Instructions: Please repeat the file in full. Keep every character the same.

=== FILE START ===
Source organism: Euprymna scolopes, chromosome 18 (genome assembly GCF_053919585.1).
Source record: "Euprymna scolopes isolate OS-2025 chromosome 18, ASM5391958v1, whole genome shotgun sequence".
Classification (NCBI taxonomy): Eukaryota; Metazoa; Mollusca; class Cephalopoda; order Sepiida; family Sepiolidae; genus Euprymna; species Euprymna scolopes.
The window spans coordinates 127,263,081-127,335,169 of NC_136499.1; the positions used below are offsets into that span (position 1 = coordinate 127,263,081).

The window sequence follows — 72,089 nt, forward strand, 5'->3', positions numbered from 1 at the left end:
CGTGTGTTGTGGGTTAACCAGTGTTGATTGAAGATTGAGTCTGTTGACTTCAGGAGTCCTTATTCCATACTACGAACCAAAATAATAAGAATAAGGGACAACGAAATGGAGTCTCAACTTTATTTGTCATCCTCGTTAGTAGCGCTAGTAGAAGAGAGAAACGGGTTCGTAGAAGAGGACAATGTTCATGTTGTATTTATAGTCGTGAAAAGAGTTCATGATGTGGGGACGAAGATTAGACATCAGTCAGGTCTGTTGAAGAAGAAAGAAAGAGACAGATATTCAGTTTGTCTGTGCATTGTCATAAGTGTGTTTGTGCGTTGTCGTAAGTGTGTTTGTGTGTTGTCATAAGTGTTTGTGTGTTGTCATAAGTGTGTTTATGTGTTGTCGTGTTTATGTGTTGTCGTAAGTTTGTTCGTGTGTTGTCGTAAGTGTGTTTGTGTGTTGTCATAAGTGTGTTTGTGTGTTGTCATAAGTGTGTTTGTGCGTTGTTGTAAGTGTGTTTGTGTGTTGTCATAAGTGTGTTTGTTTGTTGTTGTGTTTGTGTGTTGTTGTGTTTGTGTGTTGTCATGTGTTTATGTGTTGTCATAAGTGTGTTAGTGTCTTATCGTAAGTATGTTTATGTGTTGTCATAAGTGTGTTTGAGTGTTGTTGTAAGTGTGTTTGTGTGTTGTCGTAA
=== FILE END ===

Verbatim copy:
Source organism: Euprymna scolopes, chromosome 18 (genome assembly GCF_053919585.1).
Source record: "Euprymna scolopes isolate OS-2025 chromosome 18, ASM5391958v1, whole genome shotgun sequence".
Classification (NCBI taxonomy): Eukaryota; Metazoa; Mollusca; class Cephalopoda; order Sepiida; family Sepiolidae; genus Euprymna; species Euprymna scolopes.
The window spans coordinates 127,263,081-127,335,169 of NC_136499.1; the positions used below are offsets into that span (position 1 = coordinate 127,263,081).

The window sequence follows — 72,089 nt, forward strand, 5'->3', positions numbered from 1 at the left end:
CGTGTGTTGTGGGTTAACCAGTGTTGATTGAAGATTGAGTCTGTTGACTTCAGGAGTCCTTATTCCATACTACGAACCAAAATAATAAGAATAAGGGACAACGAAATGGAGTCTCAACTTTATTTGTCATCCTCGTTAGTAGCGCTAGTAGAAGAGAGAAACGGGTTCGTAGAAGAGGACAATGTTCATGTTGTATTTATAGTCGTGAAAAGAGTTCATGATGTGGGGACGAAGATTAGACATCAGTCAGGTCTGTTGAAGAAGAAAGAAAGAGACAGATATTCAGTTTGTCTGTGCATTGTCATAAGTGTGTTTGTGCGTTGTCGTAAGTGTGTTTGTGTGTTGTCATAAGTGTTTGTGTGTTGTCATAAGTGTGTTTATGTGTTGTCGTGTTTATGTGTTGTCGTAAGTTTGTTCGTGTGTTGTCGTAAGTGTGTTTGTGTGTTGTCATAAGTGTGTTTGTGTGTTGTCATAAGTGTGTTTGTGCGTTGTTGTAAGTGTGTTTGTGTGTTGTCATAAGTGTGTTTGTTTGTTGTTGTGTTTGTGTGTTGTTGTGTTTGTGTGTTGTCATGTGTTTATGTGTTGTCATAAGTGTGTTAGTGTCTTATCGTAAGTATGTTTATGTGTTGTCATAAGTGTGTTTGAGTGTTGTTGTAAGTGTGTTTGTGTGTTGTCGTAA